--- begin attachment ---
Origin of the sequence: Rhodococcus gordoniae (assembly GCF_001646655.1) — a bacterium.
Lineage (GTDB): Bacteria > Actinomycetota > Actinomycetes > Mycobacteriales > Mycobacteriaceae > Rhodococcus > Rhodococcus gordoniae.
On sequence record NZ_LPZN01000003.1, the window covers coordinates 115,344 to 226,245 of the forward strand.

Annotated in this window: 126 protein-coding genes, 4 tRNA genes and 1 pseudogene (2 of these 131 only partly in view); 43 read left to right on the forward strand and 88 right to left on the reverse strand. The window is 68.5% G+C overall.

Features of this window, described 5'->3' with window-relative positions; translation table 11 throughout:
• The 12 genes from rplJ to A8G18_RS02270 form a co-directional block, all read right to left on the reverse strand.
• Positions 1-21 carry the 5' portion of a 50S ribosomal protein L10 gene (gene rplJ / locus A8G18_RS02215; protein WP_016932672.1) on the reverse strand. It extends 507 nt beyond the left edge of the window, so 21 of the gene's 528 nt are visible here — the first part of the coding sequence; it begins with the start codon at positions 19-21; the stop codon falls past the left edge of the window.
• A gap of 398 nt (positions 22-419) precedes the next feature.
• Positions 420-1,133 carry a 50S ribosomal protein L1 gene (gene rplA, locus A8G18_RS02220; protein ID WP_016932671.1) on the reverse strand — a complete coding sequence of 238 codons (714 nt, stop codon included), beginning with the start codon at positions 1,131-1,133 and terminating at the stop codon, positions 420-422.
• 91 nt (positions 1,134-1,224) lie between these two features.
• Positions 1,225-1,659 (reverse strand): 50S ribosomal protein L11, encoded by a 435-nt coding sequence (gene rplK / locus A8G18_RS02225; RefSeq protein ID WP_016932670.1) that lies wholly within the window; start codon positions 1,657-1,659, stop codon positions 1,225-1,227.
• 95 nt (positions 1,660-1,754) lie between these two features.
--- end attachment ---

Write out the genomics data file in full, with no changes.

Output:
Origin of the sequence: Rhodococcus gordoniae (assembly GCF_001646655.1) — a bacterium.
Lineage (GTDB): Bacteria > Actinomycetota > Actinomycetes > Mycobacteriales > Mycobacteriaceae > Rhodococcus > Rhodococcus gordoniae.
On sequence record NZ_LPZN01000003.1, the window covers coordinates 115,344 to 226,245 of the forward strand.

Annotated in this window: 126 protein-coding genes, 4 tRNA genes and 1 pseudogene (2 of these 131 only partly in view); 43 read left to right on the forward strand and 88 right to left on the reverse strand. The window is 68.5% G+C overall.

Features of this window, described 5'->3' with window-relative positions; translation table 11 throughout:
• The 12 genes from rplJ to A8G18_RS02270 form a co-directional block, all read right to left on the reverse strand.
• Positions 1-21 carry the 5' portion of a 50S ribosomal protein L10 gene (gene rplJ / locus A8G18_RS02215; protein WP_016932672.1) on the reverse strand. It extends 507 nt beyond the left edge of the window, so 21 of the gene's 528 nt are visible here — the first part of the coding sequence; it begins with the start codon at positions 19-21; the stop codon falls past the left edge of the window.
• A gap of 398 nt (positions 22-419) precedes the next feature.
• Positions 420-1,133 carry a 50S ribosomal protein L1 gene (gene rplA, locus A8G18_RS02220; protein ID WP_016932671.1) on the reverse strand — a complete coding sequence of 238 codons (714 nt, stop codon included), beginning with the start codon at positions 1,131-1,133 and terminating at the stop codon, positions 420-422.
• 91 nt (positions 1,134-1,224) lie between these two features.
• Positions 1,225-1,659 (reverse strand): 50S ribosomal protein L11, encoded by a 435-nt coding sequence (gene rplK / locus A8G18_RS02225; RefSeq protein ID WP_016932670.1) that lies wholly within the window; start codon positions 1,657-1,659, stop codon positions 1,225-1,227.
• 95 nt (positions 1,660-1,754) lie between these two features.